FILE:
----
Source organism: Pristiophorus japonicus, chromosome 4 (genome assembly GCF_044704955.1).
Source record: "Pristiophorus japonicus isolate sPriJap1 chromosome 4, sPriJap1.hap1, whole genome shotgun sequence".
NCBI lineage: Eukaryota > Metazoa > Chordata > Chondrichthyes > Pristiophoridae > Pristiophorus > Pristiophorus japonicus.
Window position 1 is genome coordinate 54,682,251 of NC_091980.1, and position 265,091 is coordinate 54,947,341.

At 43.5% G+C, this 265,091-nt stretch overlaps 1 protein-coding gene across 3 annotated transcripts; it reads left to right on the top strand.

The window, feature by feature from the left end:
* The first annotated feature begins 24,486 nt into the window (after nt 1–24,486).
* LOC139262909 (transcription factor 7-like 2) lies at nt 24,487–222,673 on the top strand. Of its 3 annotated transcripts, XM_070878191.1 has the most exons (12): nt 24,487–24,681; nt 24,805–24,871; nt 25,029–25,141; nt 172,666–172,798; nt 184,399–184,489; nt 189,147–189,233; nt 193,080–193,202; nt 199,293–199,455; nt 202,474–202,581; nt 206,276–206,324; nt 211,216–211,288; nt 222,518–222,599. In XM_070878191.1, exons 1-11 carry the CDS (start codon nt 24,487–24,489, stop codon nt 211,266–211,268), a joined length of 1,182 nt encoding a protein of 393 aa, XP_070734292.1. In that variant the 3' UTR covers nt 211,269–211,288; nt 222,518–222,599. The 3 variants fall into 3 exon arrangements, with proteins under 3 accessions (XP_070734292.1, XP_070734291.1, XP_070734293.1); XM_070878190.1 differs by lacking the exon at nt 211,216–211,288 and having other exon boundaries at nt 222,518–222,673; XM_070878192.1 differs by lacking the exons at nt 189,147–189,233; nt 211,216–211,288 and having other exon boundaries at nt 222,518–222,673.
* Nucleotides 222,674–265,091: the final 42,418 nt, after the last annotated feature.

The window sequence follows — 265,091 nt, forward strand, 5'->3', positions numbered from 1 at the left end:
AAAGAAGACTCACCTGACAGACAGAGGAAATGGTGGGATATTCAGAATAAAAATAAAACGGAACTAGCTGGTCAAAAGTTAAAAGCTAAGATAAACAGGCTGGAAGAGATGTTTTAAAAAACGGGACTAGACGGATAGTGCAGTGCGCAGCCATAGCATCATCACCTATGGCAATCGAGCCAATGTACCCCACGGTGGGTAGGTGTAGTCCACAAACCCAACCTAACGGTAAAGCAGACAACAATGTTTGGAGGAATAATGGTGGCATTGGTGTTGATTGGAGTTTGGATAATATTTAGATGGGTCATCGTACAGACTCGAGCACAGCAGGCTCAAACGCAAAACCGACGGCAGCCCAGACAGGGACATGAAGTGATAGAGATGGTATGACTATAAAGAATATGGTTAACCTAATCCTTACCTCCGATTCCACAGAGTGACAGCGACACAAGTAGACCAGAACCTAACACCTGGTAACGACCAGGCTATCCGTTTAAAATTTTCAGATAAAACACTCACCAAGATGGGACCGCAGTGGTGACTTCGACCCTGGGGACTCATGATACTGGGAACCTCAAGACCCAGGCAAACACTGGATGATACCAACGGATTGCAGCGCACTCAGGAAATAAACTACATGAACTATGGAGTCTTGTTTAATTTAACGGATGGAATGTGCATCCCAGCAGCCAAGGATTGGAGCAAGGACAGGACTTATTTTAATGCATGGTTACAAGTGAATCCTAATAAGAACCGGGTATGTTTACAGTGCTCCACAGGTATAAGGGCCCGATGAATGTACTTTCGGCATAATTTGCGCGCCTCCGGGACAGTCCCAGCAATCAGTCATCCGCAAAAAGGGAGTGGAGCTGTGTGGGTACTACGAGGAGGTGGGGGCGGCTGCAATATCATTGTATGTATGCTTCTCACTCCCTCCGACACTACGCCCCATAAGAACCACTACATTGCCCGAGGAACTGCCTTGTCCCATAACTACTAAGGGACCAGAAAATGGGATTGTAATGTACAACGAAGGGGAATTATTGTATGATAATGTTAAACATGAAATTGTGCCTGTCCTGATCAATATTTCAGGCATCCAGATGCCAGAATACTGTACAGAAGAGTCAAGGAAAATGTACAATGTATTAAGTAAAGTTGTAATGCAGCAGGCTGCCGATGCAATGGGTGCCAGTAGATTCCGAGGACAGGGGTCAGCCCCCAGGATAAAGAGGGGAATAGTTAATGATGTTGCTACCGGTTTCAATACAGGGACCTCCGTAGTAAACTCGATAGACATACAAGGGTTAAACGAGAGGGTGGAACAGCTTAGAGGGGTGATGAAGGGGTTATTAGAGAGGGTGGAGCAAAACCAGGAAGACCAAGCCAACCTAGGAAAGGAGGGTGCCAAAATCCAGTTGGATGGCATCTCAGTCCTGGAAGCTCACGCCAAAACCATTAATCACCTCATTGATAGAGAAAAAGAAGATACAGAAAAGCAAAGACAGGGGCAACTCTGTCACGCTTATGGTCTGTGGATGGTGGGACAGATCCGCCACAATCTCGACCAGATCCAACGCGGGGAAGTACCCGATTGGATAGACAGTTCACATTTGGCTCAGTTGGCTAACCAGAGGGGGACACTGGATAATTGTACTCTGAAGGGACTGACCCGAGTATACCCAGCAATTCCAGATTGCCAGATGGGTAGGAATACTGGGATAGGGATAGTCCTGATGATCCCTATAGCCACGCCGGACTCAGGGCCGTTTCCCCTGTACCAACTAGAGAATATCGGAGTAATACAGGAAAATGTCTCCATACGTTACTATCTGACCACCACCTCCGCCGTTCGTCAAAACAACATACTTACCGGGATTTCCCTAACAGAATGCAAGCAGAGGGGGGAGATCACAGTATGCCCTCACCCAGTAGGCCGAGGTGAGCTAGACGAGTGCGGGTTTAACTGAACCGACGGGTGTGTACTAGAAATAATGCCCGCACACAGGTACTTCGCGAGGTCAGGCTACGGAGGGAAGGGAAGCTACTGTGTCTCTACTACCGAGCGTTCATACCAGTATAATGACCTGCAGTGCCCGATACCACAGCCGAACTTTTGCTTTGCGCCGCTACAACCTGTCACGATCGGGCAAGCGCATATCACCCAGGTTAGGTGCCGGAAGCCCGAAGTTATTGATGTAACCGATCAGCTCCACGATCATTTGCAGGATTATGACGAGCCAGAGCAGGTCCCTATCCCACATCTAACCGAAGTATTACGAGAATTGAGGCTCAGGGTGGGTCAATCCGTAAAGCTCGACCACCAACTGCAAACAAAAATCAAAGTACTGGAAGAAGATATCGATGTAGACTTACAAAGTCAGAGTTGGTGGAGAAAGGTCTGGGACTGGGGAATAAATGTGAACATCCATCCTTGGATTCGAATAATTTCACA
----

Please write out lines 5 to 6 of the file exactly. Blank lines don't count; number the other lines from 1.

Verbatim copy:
At 43.5% G+C, this 265,091-nt stretch overlaps 1 protein-coding gene across 3 annotated transcripts; it reads left to right on the top strand.

The window, feature by feature from the left end: